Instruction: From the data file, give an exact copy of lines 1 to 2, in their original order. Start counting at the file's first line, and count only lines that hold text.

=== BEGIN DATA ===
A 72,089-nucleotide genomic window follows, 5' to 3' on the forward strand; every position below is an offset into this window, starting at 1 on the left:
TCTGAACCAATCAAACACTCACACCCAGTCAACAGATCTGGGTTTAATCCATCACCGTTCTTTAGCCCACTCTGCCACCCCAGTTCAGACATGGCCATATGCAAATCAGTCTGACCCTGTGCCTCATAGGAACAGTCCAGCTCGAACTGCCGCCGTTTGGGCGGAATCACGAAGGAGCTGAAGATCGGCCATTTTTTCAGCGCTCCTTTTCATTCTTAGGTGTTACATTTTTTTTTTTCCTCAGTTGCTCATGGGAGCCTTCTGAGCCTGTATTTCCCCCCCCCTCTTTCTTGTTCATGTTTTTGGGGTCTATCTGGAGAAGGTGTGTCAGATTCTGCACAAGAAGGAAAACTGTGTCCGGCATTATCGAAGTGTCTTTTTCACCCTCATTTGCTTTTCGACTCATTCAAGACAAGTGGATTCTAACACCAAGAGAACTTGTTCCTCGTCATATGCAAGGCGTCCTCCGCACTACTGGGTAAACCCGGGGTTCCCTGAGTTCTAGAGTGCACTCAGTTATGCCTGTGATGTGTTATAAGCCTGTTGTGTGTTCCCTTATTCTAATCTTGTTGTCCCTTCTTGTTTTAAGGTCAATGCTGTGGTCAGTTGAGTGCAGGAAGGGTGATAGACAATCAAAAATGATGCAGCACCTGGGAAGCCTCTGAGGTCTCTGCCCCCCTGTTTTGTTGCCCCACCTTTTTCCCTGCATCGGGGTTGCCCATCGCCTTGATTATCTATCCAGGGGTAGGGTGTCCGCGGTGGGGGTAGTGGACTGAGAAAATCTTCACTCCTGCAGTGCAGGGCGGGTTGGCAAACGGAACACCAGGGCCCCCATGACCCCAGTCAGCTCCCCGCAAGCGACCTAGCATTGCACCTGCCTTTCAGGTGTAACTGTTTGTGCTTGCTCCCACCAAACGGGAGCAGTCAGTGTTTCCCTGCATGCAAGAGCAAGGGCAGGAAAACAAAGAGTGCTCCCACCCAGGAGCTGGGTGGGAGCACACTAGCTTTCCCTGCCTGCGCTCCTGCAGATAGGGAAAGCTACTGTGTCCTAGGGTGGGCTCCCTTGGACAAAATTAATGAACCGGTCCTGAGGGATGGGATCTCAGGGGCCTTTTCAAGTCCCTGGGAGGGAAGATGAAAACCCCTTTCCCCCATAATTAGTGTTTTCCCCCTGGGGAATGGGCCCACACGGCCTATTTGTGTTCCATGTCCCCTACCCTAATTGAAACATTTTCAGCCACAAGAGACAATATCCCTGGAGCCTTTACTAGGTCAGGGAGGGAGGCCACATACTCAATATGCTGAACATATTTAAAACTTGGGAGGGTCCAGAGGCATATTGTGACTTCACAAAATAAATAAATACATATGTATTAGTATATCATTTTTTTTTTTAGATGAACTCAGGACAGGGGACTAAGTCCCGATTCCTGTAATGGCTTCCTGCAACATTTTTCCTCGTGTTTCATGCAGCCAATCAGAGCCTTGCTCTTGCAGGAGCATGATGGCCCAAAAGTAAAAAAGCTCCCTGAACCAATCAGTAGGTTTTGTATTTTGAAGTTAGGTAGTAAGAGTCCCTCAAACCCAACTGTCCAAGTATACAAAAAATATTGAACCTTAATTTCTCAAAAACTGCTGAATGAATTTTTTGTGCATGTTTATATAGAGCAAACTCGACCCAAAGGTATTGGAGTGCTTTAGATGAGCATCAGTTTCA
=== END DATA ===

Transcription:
A 72,089-nucleotide genomic window follows, 5' to 3' on the forward strand; every position below is an offset into this window, starting at 1 on the left:
TCTGAACCAATCAAACACTCACACCCAGTCAACAGATCTGGGTTTAATCCATCACCGTTCTTTAGCCCACTCTGCCACCCCAGTTCAGACATGGCCATATGCAAATCAGTCTGACCCTGTGCCTCATAGGAACAGTCCAGCTCGAACTGCCGCCGTTTGGGCGGAATCACGAAGGAGCTGAAGATCGGCCATTTTTTCAGCGCTCCTTTTCATTCTTAGGTGTTACATTTTTTTTTTTCCTCAGTTGCTCATGGGAGCCTTCTGAGCCTGTATTTCCCCCCCCCTCTTTCTTGTTCATGTTTTTGGGGTCTATCTGGAGAAGGTGTGTCAGATTCTGCACAAGAAGGAAAACTGTGTCCGGCATTATCGAAGTGTCTTTTTCACCCTCATTTGCTTTTCGACTCATTCAAGACAAGTGGATTCTAACACCAAGAGAACTTGTTCCTCGTCATATGCAAGGCGTCCTCCGCACTACTGGGTAAACCCGGGGTTCCCTGAGTTCTAGAGTGCACTCAGTTATGCCTGTGATGTGTTATAAGCCTGTTGTGTGTTCCCTTATTCTAATCTTGTTGTCCCTTCTTGTTTTAAGGTCAATGCTGTGGTCAGTTGAGTGCAGGAAGGGTGATAGACAATCAAAAATGATGCAGCACCTGGGAAGCCTCTGAGGTCTCTGCCCCCCTGTTTTGTTGCCCCACCTTTTTCCCTGCATCGGGGTTGCCCATCGCCTTGATTATCTATCCAGGGGTAGGGTGTCCGCGGTGGGGGTAGTGGACTGAGAAAATCTTCACTCCTGCAGTGCAGGGCGGGTTGGCAAACGGAACACCAGGGCCCCCATGACCCCAGTCAGCTCCCCGCAAGCGACCTAGCATTGCACCTGCCTTTCAGGTGTAACTGTTTGTGCTTGCTCCCACCAAACGGGAGCAGTCAGTGTTTCCCTGCATGCAAGAGCAAGGGCAGGAAAACAAAGAGTGCTCCCACCCAGGAGCTGGGTGGGAGCACACTAGCTTTCCCTGCCTGCGCTCCTGCAGATAGGGAAAGCTACTGTGTCCTAGGGTGGGCTCCCTTGGACAAAATTAATGAACCGGTCCTGAGGGATGGGATCTCAGGGGCCTTTTCAAGTCCCTGGGAGGGAAGATGAAAACCCCTTTCCCCCATAATTAGTGTTTTCCCCCTGGGGAATGGGCCCACACGGCCTATTTGTGTTCCATGTCCCCTACCCTAATTGAAACATTTTCAGCCACAAGAGACAATATCCCTGGAGCCTTTACTAGGTCAGGGAGGGAGGCCACATACTCAATATGCTGAACATATTTAAAACTTGGGAGGGTCCAGAGGCATATTGTGACTTCACAAAATAAATAAATACATATGTATTAGTATATCATTTTTTTTTTTAGATGAACTCAGGACAGGGGACTAAGTCCCGATTCCTGTAATGGCTTCCTGCAACATTTTTCCTCGTGTTTCATGCAGCCAATCAGAGCCTTGCTCTTGCAGGAGCATGATGGCCCAAAAGTAAAAAAGCTCCCTGAACCAATCAGTAGGTTTTGTATTTTGAAGTTAGGTAGTAAGAGTCCCTCAAACCCAACTGTCCAAGTATACAAAAAATATTGAACCTTAATTTCTCAAAAACTGCTGAATGAATTTTTTGTGCATGTTTATATAGAGCAAACTCGACCCAAAGGTATTGGAGTGCTTTAGATGAGCATCAGTTTCA